At a glance
Colorado vehicle codes state:
- When traffic signals are not in place or not in operation, motorists shall yield the right-of-way, slowing or stopping to allow safe passage.
- When a pedestrian is crossing a roadway within a crosswalk, motorists must yield to the pedestrian.
- When a vehicle is stopped at a crosswalk to permit a pedestrian to cross, motorists of any rear-approaching vehicles shall not overtake and pass.
- Drivers must yield right-of-way to pedestrians at stop signs, flashing red signals, or marked crosswalks.
- Motorists approaching a residential area street crossing must exercise appropriate care for people who might be in the act of crossing the street.
Pedestrians must obey the following standards:
- No pedestrian shall suddenly leave a curb or other place of safety and walk or run into the path of a moving vehicle which is so close as to constitute an immediate hazard.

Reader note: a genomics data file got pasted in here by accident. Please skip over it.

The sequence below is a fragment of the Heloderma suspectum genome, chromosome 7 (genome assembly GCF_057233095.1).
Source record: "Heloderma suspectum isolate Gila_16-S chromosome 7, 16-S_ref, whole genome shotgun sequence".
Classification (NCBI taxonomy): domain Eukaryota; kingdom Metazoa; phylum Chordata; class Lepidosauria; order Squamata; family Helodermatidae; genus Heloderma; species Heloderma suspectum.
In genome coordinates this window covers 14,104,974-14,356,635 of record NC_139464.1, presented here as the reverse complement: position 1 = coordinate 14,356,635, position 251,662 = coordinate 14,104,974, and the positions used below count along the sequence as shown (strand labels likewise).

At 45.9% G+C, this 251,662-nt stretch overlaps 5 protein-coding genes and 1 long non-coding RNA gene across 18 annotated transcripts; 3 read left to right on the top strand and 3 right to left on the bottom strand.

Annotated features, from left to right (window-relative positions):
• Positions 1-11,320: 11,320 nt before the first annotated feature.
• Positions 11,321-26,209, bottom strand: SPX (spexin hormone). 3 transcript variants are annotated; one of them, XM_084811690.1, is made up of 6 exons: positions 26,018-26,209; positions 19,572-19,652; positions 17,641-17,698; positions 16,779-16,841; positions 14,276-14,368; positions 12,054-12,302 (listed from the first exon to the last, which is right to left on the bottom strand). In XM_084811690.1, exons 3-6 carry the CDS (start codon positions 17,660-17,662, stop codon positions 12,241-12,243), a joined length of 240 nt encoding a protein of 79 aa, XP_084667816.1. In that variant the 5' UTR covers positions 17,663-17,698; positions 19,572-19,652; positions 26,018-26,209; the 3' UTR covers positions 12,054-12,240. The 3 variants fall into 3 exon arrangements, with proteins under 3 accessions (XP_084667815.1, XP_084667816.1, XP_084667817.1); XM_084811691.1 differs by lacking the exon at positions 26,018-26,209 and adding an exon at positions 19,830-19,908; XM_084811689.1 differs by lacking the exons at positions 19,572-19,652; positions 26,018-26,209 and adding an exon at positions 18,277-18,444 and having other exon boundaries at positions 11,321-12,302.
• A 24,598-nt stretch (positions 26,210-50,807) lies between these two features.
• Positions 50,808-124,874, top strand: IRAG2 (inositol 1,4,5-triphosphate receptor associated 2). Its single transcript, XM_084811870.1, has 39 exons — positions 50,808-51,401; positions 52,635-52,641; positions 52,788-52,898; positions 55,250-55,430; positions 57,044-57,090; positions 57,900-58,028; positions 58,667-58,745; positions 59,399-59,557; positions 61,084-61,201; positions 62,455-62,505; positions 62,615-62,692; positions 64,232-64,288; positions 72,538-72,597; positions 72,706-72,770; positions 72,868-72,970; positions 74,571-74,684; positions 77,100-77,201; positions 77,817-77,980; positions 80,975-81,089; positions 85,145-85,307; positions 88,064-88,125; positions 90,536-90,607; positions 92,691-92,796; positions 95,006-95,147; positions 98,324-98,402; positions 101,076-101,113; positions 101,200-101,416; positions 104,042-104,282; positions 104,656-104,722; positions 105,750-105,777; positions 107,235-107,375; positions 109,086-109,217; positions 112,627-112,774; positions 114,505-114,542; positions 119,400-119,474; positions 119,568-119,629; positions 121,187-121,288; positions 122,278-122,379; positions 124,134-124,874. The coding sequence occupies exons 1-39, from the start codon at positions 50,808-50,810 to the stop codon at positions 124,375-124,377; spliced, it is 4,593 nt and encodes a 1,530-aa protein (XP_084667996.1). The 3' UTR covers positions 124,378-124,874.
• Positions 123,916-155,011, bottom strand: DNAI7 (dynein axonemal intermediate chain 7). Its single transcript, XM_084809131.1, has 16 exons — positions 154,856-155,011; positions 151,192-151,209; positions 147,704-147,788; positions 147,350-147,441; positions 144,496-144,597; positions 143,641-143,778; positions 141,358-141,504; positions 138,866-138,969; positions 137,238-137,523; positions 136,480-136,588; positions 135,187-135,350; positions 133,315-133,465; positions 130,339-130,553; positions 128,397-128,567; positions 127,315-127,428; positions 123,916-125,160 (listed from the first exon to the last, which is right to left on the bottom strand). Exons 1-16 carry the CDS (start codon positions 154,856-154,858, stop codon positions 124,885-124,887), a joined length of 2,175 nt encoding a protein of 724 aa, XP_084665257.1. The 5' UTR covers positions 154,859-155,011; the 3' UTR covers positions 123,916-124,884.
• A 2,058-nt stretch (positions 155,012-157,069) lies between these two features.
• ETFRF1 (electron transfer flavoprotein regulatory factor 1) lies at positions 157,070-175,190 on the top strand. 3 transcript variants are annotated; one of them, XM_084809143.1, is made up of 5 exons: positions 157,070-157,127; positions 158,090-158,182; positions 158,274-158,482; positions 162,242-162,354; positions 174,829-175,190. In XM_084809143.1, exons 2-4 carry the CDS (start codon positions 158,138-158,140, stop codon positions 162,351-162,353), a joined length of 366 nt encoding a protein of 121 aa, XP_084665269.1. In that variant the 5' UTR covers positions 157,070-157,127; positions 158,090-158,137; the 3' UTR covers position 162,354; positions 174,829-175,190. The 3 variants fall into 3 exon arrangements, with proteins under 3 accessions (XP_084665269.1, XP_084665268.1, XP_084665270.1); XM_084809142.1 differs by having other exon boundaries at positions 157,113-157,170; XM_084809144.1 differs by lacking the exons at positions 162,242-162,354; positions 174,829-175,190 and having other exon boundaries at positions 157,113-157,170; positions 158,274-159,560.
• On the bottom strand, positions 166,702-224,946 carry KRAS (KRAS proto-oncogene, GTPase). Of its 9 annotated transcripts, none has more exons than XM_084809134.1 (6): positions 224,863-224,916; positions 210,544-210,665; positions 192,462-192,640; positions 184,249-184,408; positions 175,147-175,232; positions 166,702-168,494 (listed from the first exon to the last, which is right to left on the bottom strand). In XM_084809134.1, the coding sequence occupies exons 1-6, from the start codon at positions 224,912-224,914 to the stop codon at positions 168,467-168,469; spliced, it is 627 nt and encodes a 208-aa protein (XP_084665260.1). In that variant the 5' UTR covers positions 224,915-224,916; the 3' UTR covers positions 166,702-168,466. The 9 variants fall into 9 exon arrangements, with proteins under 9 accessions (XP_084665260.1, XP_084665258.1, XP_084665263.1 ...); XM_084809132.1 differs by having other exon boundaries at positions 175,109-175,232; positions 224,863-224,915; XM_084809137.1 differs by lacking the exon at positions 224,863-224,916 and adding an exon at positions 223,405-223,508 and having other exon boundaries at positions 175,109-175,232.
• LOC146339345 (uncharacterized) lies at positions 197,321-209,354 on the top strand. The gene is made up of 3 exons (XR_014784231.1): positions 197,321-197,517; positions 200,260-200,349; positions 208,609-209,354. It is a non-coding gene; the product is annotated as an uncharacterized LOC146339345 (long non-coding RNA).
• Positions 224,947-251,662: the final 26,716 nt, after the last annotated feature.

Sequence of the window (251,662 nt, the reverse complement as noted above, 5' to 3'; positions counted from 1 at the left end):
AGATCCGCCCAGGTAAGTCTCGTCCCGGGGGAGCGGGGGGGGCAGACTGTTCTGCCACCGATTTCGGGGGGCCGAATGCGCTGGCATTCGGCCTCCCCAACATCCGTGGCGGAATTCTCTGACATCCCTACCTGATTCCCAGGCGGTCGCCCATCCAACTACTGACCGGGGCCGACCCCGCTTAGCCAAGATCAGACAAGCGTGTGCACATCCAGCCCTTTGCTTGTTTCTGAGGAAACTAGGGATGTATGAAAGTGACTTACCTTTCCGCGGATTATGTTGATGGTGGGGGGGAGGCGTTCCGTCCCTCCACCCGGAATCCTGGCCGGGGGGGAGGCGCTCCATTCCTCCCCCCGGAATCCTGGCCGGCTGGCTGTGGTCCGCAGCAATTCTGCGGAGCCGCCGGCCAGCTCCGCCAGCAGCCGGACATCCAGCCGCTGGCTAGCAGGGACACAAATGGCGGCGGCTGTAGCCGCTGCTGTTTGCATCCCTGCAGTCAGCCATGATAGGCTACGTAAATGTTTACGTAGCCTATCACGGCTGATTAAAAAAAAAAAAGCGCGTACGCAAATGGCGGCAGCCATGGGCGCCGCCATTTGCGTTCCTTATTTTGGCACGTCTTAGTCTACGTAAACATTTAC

- Although pedestrians have the right-of-way to the crosswalk, they must exercise ordinary care for their own safety.
- Pedestrians crossing a roadway at any point other than within a marked crosswalk must yield right-of-way to the vehicles on the roadway.
- Between adjacent intersections at which traffic control signals are in operation, pedestrians must not cross at any place except in a marked crosswalk.
- No pedestrian may cross a roadway intersection diagonally.
Source: The Enten Law Firm, Denver personal injury attorneys
Steamboat Springs The daughter of Robert "Bob" Bear hopes her father's death will bring an increased focus to pedestrian safety in Steamboat Springs.
Annie Meyer, Bear's only child, said her father spoke as recently as Sunday about the dangers of the intersection at Pine Grove Road and U.S. Highway 40, which he traversed on daily walks between his home at Selbe Apartments and the Yampa River Botanic Park. Bear died Wednesday night after being hit by a pickup while crossing that intersection.
City officials agree that Steamboat is not safe enough for pedestrians and said the intersection of U.S. 40 and Pine Grove Road is particularly troubling. A traffic count taken on one of the busiest tourism weekends in August 2008 showed 34,000 cars passing through the intersection.